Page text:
Basu and Kumar (2015) studied the effect of food colorant on hemoglobin protein. They found significance conformational interaction changes between the dye and the protein by using 3D fluorescence techniques and FTIR. The interaction of amaranth with hemoglobin may enable realizing the toxic effects of azo dyes.
Amaranth dye is degraded by human intestinal microflora and its toxic or carcinogenic effects may derive from the microorganisms’ degradation products (Ahmad and Kumar, 2011). Chan et al. (2012) investigated pathways metabolism of Amaranth dye by microaerophilic–aerobic consortium  bacteria  as  intermediates. During biodegradation of Amaranth dye by C. freundii and E. cloacae in aerobic conditions, azo linkage breakdown and produce intermediates that mineralized through metabolic pathways including benzoyl-CoA, protocatechuate, salicylate, gentisate, catechol and cinnamic acid. The steps of biodegradation of Amaranth by isolate NAR-2 are: Azo reduction, deamination, desulfonation and aromatic ring cleavage.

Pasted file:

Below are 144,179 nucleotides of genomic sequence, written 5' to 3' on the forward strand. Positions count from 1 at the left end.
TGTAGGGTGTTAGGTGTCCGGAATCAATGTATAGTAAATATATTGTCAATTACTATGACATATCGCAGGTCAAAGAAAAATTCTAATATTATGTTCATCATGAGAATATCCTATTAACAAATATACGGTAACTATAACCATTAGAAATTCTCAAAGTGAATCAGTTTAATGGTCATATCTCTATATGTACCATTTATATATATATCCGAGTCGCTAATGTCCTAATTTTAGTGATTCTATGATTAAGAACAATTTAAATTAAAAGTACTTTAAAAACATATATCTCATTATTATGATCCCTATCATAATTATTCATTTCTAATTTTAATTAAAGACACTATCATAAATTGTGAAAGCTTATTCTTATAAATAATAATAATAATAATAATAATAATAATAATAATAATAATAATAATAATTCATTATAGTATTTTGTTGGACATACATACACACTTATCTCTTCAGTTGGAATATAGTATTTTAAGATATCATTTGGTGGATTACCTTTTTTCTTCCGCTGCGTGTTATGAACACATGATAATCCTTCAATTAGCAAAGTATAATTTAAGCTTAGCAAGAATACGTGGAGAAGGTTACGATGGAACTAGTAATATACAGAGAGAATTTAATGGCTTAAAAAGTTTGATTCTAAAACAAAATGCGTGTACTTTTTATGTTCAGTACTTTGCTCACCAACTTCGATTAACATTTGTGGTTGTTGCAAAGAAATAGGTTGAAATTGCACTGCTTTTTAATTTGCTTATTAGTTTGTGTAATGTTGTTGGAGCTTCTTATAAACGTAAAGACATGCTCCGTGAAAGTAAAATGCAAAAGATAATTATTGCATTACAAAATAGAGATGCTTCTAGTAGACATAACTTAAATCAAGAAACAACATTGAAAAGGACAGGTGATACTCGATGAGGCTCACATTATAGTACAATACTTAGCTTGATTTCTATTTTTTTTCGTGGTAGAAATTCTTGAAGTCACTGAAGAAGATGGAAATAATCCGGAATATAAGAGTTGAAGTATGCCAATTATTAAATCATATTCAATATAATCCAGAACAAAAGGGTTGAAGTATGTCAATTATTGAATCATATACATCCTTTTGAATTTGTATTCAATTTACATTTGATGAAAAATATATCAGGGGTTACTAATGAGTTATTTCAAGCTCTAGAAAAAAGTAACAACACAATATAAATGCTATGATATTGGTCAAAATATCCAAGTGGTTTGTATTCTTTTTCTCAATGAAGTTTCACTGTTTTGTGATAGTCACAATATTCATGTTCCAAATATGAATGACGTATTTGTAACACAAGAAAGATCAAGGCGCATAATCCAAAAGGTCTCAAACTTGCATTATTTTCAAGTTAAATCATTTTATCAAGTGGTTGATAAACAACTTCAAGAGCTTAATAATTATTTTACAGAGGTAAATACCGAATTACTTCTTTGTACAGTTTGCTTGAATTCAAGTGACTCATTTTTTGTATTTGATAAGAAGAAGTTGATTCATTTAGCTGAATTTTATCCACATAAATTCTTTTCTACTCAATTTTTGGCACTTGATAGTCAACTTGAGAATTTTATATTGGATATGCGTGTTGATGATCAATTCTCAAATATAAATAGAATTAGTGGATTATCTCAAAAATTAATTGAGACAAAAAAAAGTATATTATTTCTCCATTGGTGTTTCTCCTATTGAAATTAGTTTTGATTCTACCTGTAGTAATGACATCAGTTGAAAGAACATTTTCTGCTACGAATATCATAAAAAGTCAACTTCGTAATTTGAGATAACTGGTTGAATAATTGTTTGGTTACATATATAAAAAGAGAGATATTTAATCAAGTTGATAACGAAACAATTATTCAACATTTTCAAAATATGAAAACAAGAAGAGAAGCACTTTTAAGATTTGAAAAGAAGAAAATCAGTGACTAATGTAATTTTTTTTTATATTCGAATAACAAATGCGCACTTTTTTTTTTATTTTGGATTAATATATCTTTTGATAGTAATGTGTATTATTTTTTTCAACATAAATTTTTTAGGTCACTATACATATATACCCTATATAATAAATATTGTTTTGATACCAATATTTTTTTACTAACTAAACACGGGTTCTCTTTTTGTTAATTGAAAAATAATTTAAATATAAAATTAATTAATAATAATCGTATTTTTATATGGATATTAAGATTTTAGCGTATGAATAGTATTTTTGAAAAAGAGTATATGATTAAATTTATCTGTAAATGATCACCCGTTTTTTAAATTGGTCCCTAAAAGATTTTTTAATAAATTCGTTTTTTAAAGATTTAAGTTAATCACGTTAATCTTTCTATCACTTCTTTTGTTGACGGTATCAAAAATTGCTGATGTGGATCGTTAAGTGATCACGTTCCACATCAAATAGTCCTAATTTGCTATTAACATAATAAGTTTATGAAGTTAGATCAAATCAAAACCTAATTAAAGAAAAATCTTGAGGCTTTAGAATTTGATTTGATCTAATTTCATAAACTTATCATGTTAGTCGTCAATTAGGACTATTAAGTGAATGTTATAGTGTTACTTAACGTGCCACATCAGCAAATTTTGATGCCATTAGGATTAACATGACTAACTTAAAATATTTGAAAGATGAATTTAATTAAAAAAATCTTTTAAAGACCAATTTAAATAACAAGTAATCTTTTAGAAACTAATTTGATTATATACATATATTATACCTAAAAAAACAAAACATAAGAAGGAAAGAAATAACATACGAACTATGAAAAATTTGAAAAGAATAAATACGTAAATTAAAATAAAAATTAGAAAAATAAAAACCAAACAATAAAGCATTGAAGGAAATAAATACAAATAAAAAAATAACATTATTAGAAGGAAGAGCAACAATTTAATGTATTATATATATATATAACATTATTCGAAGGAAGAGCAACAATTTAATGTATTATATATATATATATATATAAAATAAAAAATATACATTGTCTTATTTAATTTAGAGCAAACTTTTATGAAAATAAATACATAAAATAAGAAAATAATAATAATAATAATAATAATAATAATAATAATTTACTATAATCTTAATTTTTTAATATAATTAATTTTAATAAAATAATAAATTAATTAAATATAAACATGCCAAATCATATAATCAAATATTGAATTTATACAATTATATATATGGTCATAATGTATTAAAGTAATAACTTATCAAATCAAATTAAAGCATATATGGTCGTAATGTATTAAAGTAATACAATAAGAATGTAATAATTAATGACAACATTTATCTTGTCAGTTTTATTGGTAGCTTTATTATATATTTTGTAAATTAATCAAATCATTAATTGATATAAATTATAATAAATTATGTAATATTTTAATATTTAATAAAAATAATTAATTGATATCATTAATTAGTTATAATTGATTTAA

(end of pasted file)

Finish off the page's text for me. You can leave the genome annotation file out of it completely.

Ponceau is widely used in coloring of some food such as soups, wine, cider sauces, preserves, etc. Its formula is C20H11N2Na3O10S3, molecular weight is 604.47 g/mol. The chemical structure is shown in Figure 7. The ADI is 0.7 mg/kg /day. It affects human health and causes urticarial, rhinitis and asthma.
Masarbo et al. (2019) studied the decolorization of Ponceau 4R by 3 bacterial stains Bacillus sp. AK1, Lysinibacillus sp. AK2 and Kerstersia sp. VKY1 individually and in consortia. Spectrophotometry and chromatography analysis confirmed the products of biodegradation of Ponceau 4R and the formation of 4-aminonaphthalene-1-sulphonic acid and 5-amino-6-hydroxynaphthalene-2, 4-disulphonic acid as the products of azo bond breakage.
Cheng et al. (2016) studied the ability of sixty-three strains of white-rot fungi to degrade four types of textile azo dyes; Direct Blue  71  (C.I. 34140),  Orange  G  (C.I. 16230), Ponceau 2R (C.I. 16450), and Biebrich Scarlet (C.I. 26905). Isolate Coriolopsis sp was only able to degrade four dyes with optimization of parameters such as temperatures, pH, nitrogen and carbon sources.
Omar (2008) studied the ability of green algae, diatoms, and cyanobacteria strains in degradation of Tartrazine and Ponceau. The results show that reduction of color depends on number of azo group in the dyes and the type of strain of algae. Biodegradation of azo dyes is related to activity of Azo reductase which is responsible for reduction of azo linkage and produce aromatic amines.


The author has not declared any conflict of interests.